2020 is, without doubt, the year of natural appreciation.
"Well, we can't do anything else," we hear you cry.
And while we agree, we've also figured that it's surely the best time there's ever been to embrace the practice of forest-bathing wholeheartedly.
The ancient practice sees you visit Mother Nature and her verdant green spaces with the aim to soothe your mind.
It involves walking slowly and pensively through woodland to ‘bathe’ in its peace and beauty; you only have to consider lockdown and the amount of other human beings frequenting the park (and, even, garden centres) to know that green space is essential to our sense of wellbeing.
The practice hails from Japan, where forest bathing – or shinrin-yoku – is a legitimate means of relaxation. Shinrin in Japanese means “forest,” and yoku means “bath.” So shinrin-yoku means bathing in the forest atmosphere or taking in the forest through our senses.
This is not exercise, or hiking, or jogging. It is simply being in nature, connecting with it through our senses of sight, hearing, taste, smell and touch. Shinrin-yoku is like a bridge.
By opening our senses, it bridges the gap between us and the natural world.
The process requires body, soul and mind participation – meaning that phones and cameras stay home.
Then one must walk aimlessly and slowly and let your senses be your guide. And take your time, it doesn’t matter if you don’t get anywhere. You are not going anywhere. You are just savouring it all, one step at a time.
While the practice from Japan – where it has been enthusiastically practised since the 1980s after it was prescribed by the government for stressed Japanese workers – 'forest bathing' is now being touted as one of a number of therapies that can help boost our national ailing mental health.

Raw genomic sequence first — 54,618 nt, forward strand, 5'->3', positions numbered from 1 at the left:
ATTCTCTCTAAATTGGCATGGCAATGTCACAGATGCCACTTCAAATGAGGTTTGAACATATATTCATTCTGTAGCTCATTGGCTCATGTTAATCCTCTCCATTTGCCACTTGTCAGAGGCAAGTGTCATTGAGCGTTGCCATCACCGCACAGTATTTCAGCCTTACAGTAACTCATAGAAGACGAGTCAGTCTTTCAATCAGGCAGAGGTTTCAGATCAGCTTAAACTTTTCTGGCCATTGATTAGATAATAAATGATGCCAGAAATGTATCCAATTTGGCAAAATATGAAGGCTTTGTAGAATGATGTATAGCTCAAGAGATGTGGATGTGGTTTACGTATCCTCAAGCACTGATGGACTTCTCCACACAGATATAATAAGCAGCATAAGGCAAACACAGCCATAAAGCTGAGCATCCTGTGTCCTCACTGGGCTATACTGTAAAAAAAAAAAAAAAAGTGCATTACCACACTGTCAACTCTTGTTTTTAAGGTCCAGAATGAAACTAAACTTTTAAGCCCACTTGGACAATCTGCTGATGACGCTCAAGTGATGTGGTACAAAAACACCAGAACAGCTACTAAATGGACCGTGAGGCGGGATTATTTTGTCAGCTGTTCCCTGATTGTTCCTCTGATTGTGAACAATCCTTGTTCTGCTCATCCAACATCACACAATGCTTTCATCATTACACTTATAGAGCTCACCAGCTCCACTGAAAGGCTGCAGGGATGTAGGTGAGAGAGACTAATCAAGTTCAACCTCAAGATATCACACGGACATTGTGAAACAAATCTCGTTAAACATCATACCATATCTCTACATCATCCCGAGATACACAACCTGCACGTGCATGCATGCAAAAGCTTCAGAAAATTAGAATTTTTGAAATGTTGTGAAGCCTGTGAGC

As well as lowering blood sugar levels, boosting our immune system and helping to improve energy and cardiovascular health, forest bathing is said to be excellent at lowering stress, lifting depression and reducing our blood pressure; put simply, it is excellent for our health.
When it comes to finding calm and relaxation, there is no one-size-fits-all solution – it differs from person to person. It is important to find a place that suits you.
However, anywhere with trees seems to be a good place to start, given that recent studies (such as this one) found that short-term effects of “green exercise” help to alleviate symptoms of anxiety somewhat impressively.
The reason why spending time in nature is so good for our health is thanks to the biophilia hypothesis: human beings evolved to live in nature and now have an innate biological need to connect with it.
And with statistics suggesting that 92.2 per cent of us will be living in cities by 2030, it makes sense to understand and harness the power of nature to improve our mental states.
Contrary to its misleading name, you can forest-bathe anywhere in the world – wherever there are trees; no forest necessary. Even the most built-up cities in the world boast some greenery – now all you need to do, is meander around in it.
Main image by @jilla.tequila
READ MORE: Moringa is The New Magic Superfood